I'm sure we've all been in the situation where we've inherited code that was "overly public", becomes obsolete or needs to be refactored. In these situations, it is easy to spend many days analysing the API surface to see where methods or classes are consumed; with the .Net runtime, it seems logical that it should be relatively trivial to map these inter-assembly dependencies, but there doesn't seem to be any tools out there that do this already?

For example, let's suggest that we have a CRM class library that encapsulates the interface to all the customer data; it's not unreasonable that a quotations application may rely on this, but it seems non-trivial to identify on which bits. A naive approach would be to say that the public interfaces (types, etc.) is the API surface, but it may be the case that some of these interfaces are only public for consumption in a particular use case, that may become invalid.

Is it possible to automatically determine and map the inter-assembly dependencies for a given set of assemblies?


Static analysis tools like nDepend do this.

It has views that tell you what types are used where and how often, recognized circular dependencies and more.

  • As far as I can make out from their feature comparison, this works on a solution level, rather than "set of assemblies" level – Rowland Shaw Feb 28 '12 at 15:22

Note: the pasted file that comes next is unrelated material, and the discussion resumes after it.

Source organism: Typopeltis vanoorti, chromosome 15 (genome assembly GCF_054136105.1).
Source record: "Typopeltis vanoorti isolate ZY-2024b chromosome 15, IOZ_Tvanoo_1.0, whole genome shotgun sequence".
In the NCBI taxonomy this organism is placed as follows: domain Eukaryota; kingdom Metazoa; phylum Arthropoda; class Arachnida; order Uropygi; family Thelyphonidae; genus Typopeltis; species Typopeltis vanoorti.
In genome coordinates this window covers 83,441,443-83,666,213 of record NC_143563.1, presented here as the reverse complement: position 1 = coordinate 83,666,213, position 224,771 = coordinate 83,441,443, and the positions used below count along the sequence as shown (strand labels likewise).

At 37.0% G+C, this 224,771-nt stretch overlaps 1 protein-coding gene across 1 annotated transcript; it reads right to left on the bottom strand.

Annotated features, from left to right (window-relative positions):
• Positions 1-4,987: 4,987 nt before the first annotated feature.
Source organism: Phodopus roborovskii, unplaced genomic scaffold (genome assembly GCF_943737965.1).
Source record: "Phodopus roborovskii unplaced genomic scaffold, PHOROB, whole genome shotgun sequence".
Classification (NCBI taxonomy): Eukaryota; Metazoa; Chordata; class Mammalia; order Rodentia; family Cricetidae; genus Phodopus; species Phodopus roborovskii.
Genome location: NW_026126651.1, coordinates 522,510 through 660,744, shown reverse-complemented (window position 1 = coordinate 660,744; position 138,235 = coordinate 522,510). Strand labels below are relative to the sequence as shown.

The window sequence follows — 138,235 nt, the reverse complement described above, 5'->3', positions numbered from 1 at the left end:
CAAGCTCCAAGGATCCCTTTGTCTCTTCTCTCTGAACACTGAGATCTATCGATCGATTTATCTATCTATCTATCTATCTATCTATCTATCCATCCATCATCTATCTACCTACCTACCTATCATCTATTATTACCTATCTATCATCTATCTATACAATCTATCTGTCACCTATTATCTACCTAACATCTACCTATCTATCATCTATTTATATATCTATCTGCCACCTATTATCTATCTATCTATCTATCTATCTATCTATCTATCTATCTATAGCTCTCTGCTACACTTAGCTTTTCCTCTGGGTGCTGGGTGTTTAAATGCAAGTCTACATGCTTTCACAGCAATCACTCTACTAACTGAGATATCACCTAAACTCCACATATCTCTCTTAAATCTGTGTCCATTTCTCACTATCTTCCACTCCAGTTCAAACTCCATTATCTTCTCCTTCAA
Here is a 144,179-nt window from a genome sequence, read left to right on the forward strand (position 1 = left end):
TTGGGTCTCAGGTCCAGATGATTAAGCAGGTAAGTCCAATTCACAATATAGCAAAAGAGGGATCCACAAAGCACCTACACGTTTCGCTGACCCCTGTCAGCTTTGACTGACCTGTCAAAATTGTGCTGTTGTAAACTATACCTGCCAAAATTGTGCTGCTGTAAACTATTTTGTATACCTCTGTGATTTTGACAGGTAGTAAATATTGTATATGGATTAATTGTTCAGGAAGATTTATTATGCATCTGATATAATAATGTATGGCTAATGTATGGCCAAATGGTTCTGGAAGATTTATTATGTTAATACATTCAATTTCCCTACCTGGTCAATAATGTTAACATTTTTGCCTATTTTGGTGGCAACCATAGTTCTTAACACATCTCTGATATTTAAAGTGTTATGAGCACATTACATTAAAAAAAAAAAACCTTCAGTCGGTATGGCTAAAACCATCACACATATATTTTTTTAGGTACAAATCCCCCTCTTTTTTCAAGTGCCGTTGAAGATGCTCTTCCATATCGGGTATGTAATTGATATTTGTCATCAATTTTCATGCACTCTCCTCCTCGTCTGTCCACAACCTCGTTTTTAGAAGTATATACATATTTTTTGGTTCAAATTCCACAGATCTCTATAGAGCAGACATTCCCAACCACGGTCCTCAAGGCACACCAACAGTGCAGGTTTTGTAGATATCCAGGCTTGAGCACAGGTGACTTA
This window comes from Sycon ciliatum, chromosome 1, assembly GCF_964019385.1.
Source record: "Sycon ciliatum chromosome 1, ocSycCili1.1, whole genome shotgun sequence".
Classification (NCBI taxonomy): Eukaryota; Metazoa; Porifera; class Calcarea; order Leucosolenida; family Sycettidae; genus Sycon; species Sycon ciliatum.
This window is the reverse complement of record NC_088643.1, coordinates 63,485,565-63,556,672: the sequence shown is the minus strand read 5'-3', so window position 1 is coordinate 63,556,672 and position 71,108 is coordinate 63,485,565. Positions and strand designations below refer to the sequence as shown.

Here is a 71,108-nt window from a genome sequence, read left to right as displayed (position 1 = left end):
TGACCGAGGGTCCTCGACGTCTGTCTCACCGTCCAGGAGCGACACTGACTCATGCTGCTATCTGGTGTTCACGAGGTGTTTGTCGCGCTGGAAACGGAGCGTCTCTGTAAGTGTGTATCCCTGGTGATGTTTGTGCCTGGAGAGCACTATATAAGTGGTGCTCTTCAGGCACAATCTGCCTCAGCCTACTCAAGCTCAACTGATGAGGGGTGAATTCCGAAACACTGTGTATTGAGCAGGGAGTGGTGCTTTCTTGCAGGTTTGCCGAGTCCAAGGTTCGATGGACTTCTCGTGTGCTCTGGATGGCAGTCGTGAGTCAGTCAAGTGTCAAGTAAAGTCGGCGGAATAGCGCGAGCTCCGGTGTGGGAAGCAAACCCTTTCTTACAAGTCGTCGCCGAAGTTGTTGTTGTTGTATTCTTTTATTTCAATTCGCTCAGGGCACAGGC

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    @RowlandShaw - No, it analyses assemblies. – Oded Feb 28 '12 at 15:25
  • Well, the trial version is suitably unhelpful to confirm what I knew were dependencies in my code, but it does seem to have missed a load too, which is worrying. Perhaps I'd be better off writing something myself using the reflection APIs "at some point". – Rowland Shaw Feb 28 '12 at 17:09

I'm sure you could identify some of the dependencies, but not all. E.g., what about a web service call that's either dynamically generated or read from a resource?

  • A webservice is actually fairly easy to define the API surface, as it would be decorated with appropriate attributes, although that's not my use case to be analysing today – Rowland Shaw Feb 28 '12 at 17:07
  • I meant if you had a system A whose API you were analyzing, and some system B was making web service calls to A, it might be hard to determine which web services were being called if system B was dynamically generating the service URI was or was creating the service call from a template stored in a database or resource file. – TMN Feb 28 '12 at 19:07
  • But then the web service portions would be suitably decorated, and obvious as part of the public API surface. – Rowland Shaw Feb 28 '12 at 19:28
  • But how would you know whether it was used, or whether you could safely remove it to reduce your API exposure? – TMN Feb 29 '12 at 13:20
  • If that API had been published, then it is never safe to remove it. In my use case, there is no published API surface. – Rowland Shaw Feb 29 '12 at 13:43

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